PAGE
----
The Law of Averages

I sometimes wonder what it would be like to have been the teacher of…DaVinci, Darwin, Edison, Curie, Einstein…Jobs. You’ve likely heard some of the stories. Some of their teachers thought they weren’t very bright at all, others were incredibly intense about their studies while some “dropped out” for various reasons only to find their way later in life. Would I have recognized their potential? The law of averages tells me that a student like that might pass the average teacher one in one thousand times and according to history, may not show up “looking” like we expected.
I recently took a refresher course in psychometrics and was reminded that all of our testing is designed to find the average, a nice normal curve that can show us where we are in relationship to the average. The accuracy of any test begins to fall apart the further we stray from average as there are fewer “non-average” people that you can be compared to. And since the “average” contains the largest number of people (68%) we tend to focus on what they need so we can “help or sell to” the largest number of people. (One of the reasons I can never find a nice pair of size 11W women’s dress shoes!)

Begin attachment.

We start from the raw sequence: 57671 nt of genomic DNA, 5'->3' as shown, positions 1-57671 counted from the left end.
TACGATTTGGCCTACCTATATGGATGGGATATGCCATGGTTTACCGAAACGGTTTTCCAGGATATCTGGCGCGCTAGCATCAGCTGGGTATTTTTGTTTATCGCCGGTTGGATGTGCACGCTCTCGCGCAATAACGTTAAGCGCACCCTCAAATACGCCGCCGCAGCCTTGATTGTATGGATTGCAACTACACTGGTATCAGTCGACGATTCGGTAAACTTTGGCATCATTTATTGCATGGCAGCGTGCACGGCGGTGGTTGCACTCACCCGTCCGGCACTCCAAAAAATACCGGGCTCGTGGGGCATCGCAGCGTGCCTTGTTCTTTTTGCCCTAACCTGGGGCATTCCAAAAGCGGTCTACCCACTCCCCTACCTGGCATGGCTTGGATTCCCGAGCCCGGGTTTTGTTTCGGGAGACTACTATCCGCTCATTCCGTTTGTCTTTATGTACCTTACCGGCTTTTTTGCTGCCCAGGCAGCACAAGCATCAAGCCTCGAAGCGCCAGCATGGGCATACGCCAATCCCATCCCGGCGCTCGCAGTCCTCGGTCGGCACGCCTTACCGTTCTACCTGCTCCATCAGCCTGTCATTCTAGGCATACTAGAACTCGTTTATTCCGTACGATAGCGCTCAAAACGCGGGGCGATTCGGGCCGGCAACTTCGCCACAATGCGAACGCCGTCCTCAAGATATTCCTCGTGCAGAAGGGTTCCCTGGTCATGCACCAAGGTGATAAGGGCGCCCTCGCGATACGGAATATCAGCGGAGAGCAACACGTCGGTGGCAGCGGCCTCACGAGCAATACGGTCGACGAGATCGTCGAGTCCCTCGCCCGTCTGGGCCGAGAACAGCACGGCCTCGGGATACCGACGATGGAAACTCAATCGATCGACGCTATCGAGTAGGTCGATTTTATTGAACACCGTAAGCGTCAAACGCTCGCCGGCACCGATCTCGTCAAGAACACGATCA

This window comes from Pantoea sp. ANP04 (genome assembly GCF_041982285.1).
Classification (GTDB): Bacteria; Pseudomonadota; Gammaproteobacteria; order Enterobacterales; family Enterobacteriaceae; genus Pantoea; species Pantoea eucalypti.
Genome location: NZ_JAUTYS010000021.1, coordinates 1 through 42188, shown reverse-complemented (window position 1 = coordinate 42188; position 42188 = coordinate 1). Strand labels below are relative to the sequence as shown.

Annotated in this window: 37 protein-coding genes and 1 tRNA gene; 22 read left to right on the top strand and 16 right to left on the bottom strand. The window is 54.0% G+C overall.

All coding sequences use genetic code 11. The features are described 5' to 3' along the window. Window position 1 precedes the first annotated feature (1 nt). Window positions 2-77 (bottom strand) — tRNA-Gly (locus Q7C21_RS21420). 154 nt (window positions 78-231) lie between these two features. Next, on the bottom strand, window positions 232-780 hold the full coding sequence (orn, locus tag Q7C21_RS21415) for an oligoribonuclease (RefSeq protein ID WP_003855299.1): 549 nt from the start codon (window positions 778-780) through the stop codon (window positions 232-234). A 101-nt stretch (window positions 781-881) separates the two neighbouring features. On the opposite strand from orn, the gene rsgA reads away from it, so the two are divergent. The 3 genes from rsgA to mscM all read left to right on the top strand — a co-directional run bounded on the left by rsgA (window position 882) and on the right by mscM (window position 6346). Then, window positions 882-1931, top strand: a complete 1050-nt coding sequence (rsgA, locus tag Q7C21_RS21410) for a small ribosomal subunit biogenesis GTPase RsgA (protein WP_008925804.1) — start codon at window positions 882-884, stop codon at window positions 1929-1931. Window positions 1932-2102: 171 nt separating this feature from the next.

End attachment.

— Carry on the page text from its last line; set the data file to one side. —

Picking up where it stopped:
Things get further complicated in my world (where we try to find and support students who fall in the 2-3% at the far right of the curve) by the idea that most people just want to fit in.
The annual spring screening is right around the corner…while I love spring, screening always leaves me with a million questions as I wonder about all the things that tests aren’t able to tell me. As usual I turn to things like Ted Talks to get some other perspectives. I would like to share one of my favorite Ted Talks with Shawn Anchor’s perspective on the Law of Averages.


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